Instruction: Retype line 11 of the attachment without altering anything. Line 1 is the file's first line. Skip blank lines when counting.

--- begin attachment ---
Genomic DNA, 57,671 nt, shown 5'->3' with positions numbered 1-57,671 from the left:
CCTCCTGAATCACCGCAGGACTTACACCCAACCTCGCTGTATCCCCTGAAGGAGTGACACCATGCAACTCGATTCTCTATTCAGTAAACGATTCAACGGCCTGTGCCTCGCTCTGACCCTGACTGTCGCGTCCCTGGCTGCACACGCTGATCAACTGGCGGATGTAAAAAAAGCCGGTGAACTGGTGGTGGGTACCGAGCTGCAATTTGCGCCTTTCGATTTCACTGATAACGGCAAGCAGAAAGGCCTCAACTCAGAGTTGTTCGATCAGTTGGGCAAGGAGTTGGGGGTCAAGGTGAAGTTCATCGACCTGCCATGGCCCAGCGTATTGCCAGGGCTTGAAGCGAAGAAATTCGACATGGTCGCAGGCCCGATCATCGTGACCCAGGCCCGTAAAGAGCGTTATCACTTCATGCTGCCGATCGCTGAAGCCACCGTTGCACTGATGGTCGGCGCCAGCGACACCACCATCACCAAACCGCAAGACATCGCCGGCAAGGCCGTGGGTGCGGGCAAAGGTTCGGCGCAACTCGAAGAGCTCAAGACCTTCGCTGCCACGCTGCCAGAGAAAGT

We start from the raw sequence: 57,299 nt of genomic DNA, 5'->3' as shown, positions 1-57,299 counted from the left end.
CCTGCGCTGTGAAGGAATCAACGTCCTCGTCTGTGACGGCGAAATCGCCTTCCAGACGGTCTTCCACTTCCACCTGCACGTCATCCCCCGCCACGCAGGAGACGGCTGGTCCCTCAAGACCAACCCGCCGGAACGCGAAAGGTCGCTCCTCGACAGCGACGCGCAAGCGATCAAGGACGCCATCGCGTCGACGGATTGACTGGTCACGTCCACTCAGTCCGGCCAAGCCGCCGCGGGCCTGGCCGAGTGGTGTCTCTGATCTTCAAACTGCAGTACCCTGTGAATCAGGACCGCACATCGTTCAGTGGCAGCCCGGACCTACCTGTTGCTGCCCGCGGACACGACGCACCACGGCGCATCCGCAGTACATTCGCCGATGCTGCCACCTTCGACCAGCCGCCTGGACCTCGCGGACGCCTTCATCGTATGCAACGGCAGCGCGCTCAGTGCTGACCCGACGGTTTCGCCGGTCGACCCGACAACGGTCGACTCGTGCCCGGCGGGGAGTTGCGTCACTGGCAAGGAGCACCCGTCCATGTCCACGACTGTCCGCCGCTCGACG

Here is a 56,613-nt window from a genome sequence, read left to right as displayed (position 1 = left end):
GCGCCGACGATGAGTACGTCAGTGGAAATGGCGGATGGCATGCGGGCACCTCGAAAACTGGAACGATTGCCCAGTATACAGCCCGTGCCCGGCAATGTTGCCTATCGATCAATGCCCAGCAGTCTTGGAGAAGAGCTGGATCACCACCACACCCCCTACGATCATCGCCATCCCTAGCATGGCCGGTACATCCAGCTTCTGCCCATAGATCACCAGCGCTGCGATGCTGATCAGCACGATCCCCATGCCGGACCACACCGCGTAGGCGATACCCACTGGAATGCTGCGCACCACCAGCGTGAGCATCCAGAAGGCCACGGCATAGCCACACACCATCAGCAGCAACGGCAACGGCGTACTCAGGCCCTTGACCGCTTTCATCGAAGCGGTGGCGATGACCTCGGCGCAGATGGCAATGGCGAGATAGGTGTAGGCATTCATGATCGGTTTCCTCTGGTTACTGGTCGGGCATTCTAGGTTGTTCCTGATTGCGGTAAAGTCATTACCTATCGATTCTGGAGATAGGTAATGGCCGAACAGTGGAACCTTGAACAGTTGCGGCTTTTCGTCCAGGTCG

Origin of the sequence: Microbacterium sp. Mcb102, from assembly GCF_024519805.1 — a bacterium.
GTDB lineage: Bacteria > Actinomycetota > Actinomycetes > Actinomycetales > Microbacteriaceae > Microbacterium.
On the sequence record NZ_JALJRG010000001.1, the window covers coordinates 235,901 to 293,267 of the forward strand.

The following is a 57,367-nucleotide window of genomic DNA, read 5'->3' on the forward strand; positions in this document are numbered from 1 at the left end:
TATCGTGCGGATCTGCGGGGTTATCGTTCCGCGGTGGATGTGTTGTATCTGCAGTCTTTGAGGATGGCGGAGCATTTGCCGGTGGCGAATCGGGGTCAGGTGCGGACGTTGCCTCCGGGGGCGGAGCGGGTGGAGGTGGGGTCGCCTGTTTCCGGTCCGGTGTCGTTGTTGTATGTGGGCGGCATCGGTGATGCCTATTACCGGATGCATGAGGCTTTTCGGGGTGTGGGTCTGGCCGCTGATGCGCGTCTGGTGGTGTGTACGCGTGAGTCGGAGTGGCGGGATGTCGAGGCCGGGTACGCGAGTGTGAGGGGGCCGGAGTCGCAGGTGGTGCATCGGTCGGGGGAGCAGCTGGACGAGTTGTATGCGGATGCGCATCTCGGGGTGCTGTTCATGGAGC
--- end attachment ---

TATCGTGCGGATCTGCGGGGTTATCGTTCCGCGGTGGATGTGTTGTATCTGCAGTCTTTGAGGATGGCGGAGCATTTGCCGGTGGCGAATCGGGGTCAGGTGCGGACGTTGCCTCCGGGGGCGGAGCGGGTGGAGGTGGGGTCGCCTGTTTCCGGTCCGGTGTCGTTGTTGTATGTGGGCGGCATCGGTGATGCCTATTACCGGATGCATGAGGCTTTTCGGGGTGTGGGTCTGGCCGCTGATGCGCGTCTGGTGGTGTGTACGCGTGAGTCGGAGTGGCGGGATGTCGAGGCCGGGTACGCGAGTGTGAGGGGGCCGGAGTCGCAGGTGGTGCATCGGTCGGGGGAGCAGCTGGACGAGTTGTATGCGGATGCGCATCTCGGGGTGCTGTTCATGGAGC